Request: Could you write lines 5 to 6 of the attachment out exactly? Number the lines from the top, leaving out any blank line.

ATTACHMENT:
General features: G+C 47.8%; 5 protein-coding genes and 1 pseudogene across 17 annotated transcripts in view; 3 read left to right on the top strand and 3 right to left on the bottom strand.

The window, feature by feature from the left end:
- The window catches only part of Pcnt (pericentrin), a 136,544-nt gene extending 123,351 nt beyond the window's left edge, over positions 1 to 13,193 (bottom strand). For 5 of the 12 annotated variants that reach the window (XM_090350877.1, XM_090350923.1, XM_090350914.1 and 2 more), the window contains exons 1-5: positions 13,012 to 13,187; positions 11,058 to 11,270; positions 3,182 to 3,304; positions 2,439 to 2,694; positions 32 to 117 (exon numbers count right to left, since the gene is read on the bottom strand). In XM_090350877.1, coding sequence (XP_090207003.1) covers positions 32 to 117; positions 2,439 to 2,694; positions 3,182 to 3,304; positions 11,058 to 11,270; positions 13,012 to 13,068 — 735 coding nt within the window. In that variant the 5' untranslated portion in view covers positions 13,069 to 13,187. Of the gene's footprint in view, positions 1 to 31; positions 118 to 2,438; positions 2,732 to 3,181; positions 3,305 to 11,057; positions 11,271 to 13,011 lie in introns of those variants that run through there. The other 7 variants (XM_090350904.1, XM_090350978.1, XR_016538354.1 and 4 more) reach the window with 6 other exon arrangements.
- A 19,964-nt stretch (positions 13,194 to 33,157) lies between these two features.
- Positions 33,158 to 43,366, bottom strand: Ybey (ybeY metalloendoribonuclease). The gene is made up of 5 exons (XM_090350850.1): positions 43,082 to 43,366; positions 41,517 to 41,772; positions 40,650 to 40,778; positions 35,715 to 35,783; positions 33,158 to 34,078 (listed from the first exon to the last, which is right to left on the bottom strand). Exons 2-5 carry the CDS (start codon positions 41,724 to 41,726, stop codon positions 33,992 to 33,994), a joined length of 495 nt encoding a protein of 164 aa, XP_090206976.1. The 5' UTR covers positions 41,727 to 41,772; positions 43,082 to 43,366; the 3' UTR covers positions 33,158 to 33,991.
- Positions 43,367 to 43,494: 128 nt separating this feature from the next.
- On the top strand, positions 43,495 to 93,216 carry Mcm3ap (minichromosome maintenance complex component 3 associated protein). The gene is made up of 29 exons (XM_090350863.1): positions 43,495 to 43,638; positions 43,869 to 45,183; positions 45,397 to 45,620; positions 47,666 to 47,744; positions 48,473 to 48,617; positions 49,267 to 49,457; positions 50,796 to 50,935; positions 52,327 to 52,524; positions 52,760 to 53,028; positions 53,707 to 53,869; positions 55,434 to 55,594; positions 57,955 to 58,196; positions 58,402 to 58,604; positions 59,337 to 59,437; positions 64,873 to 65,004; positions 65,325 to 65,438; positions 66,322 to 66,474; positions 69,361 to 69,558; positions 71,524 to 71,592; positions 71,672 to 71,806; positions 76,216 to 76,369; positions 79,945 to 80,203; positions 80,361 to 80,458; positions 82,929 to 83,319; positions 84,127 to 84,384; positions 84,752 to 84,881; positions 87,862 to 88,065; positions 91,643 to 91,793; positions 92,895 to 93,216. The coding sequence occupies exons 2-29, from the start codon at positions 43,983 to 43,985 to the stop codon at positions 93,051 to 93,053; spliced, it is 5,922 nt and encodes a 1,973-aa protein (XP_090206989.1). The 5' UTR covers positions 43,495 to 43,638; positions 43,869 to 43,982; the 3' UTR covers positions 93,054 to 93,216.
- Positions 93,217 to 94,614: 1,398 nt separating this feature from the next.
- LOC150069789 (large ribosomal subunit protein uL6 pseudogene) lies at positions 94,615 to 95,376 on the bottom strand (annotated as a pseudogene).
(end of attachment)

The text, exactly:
- Positions 33,158 to 43,366, bottom strand: Ybey (ybeY metalloendoribonuclease). The gene is made up of 5 exons (XM_090350850.1): positions 43,082 to 43,366; positions 41,517 to 41,772; positions 40,650 to 40,778; positions 35,715 to 35,783; positions 33,158 to 34,078 (listed from the first exon to the last, which is right to left on the bottom strand). Exons 2-5 carry the CDS (start codon positions 41,724 to 41,726, stop codon positions 33,992 to 33,994), a joined length of 495 nt encoding a protein of 164 aa, XP_090206976.1. The 5' UTR covers positions 41,727 to 41,772; positions 43,082 to 43,366; the 3' UTR covers positions 33,158 to 33,991.
- Positions 43,367 to 43,494: 128 nt separating this feature from the next.